• Assign any range of addresses to network
  • Use common part of address as network number
  • e.g., addresses 192.4.16 - 196.4.31 have the
    first 20 bits in common. Thus, we use this as the
    network number
  • netmask is /20, /xx is valid for almost any xx
  • Enables more efficient usage of address space
    (and router tables)

50
Network Address Translation (NAT)
  • Sits between your network and the Internet
  • Translates local network layer addresses to
    global IP addresses
  • Has a pool of global IP addresses (less than
    number of hosts on your network)

51
NAT Illustration
Pool of global IP addresses
Destination
Source
P
G
Global Internet
Private Network
NAT
Dg
Sp
Data
Dg
Sg
Data
  • Operation Source (S) wants to talk to
    Destination (D)
  • Create Sg-Sp mapping
  • Replace Sp with Sg for outgoing packets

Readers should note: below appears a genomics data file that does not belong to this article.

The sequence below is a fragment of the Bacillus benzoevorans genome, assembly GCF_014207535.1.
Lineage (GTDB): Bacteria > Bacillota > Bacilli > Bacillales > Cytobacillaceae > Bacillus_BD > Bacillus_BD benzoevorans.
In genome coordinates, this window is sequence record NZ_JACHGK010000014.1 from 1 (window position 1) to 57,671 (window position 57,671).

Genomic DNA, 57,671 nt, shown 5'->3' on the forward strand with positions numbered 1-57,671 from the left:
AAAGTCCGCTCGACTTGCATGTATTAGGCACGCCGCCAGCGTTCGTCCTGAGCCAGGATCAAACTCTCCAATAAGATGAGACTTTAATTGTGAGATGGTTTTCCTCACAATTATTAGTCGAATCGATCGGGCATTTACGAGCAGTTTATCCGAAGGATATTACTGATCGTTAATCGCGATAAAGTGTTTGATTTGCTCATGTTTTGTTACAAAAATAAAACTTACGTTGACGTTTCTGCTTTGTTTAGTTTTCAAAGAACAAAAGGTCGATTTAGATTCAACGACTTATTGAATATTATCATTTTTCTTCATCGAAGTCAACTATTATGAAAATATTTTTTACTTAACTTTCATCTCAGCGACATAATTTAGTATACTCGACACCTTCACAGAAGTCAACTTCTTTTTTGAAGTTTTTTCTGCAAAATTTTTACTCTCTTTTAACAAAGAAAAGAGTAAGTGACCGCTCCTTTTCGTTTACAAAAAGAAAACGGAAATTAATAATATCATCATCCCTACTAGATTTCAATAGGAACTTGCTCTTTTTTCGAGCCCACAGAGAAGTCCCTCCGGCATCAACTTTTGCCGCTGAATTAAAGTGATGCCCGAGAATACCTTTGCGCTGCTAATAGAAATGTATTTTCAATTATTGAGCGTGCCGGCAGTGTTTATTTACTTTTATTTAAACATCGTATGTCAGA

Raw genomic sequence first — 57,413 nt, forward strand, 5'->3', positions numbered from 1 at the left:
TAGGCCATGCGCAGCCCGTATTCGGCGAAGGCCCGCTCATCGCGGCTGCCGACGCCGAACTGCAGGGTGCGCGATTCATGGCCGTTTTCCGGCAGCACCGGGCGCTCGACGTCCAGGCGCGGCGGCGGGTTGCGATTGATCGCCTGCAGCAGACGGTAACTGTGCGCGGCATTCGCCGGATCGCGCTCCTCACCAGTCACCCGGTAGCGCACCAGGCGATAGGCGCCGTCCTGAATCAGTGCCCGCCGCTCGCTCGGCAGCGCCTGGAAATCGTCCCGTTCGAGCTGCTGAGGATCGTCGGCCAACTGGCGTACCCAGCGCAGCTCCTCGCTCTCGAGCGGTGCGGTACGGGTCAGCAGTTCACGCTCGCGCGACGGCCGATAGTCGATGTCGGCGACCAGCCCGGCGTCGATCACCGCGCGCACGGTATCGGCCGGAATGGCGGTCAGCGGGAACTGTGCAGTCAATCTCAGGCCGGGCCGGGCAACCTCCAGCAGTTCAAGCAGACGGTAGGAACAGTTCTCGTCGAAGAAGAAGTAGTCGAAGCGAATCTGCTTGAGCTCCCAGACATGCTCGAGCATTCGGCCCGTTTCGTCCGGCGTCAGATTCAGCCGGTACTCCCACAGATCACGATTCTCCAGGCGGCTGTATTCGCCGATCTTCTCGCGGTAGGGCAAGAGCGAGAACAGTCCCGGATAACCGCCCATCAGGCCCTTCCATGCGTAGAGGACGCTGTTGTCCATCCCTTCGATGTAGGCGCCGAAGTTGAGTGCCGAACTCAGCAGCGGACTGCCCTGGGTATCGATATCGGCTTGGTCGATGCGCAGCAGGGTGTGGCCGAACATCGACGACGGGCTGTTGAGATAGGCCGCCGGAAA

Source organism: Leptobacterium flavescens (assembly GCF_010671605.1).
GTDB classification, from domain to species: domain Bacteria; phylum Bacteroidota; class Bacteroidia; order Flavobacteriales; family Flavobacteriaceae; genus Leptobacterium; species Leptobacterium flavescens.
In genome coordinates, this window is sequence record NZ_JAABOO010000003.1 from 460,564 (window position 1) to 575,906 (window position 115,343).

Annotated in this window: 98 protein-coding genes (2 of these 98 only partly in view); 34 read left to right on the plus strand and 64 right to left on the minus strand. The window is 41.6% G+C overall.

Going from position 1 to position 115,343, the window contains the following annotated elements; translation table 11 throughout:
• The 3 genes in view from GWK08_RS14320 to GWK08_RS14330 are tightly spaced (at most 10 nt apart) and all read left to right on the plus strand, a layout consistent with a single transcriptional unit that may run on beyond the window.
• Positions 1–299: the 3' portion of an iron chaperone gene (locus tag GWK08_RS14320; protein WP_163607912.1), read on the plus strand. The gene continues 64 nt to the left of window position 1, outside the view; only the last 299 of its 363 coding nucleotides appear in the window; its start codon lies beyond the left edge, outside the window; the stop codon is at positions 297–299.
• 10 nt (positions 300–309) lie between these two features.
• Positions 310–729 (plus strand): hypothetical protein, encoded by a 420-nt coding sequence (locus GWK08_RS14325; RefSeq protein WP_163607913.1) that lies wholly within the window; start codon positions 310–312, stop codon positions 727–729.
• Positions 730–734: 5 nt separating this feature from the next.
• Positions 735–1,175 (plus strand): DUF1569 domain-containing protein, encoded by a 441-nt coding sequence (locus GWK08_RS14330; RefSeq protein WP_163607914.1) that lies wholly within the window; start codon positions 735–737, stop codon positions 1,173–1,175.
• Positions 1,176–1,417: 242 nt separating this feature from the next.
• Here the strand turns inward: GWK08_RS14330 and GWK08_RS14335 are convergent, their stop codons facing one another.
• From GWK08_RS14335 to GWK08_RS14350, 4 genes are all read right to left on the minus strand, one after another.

• Replace Sg with Sp for incoming packets

52
Problems with NAT
  • What if we only have few (or just one) IP
    address?
  • Use NAPT (Network Address Port Translator)
  • NAPT translates
  • Translates Paddr flow info to Gaddr new flow
    info
  • Uses TCP/UDP port numbers
  • Potentially thousands of simultaneous connections
    with one global IP address

53
Problems with NAT
  • Hides the internal network structure
  • Some consider this an advantage
  • Multiple NAT hops must ensure consistent mappings
  • Some protocols carry addresses
  • e.g., FTP carries addresses in text
  • What is the problem?
  • Encryption
  • No inbound connections

54
IPv6 Changes
  • Scale addresses are 128bit
  • Header size?
  • Simplification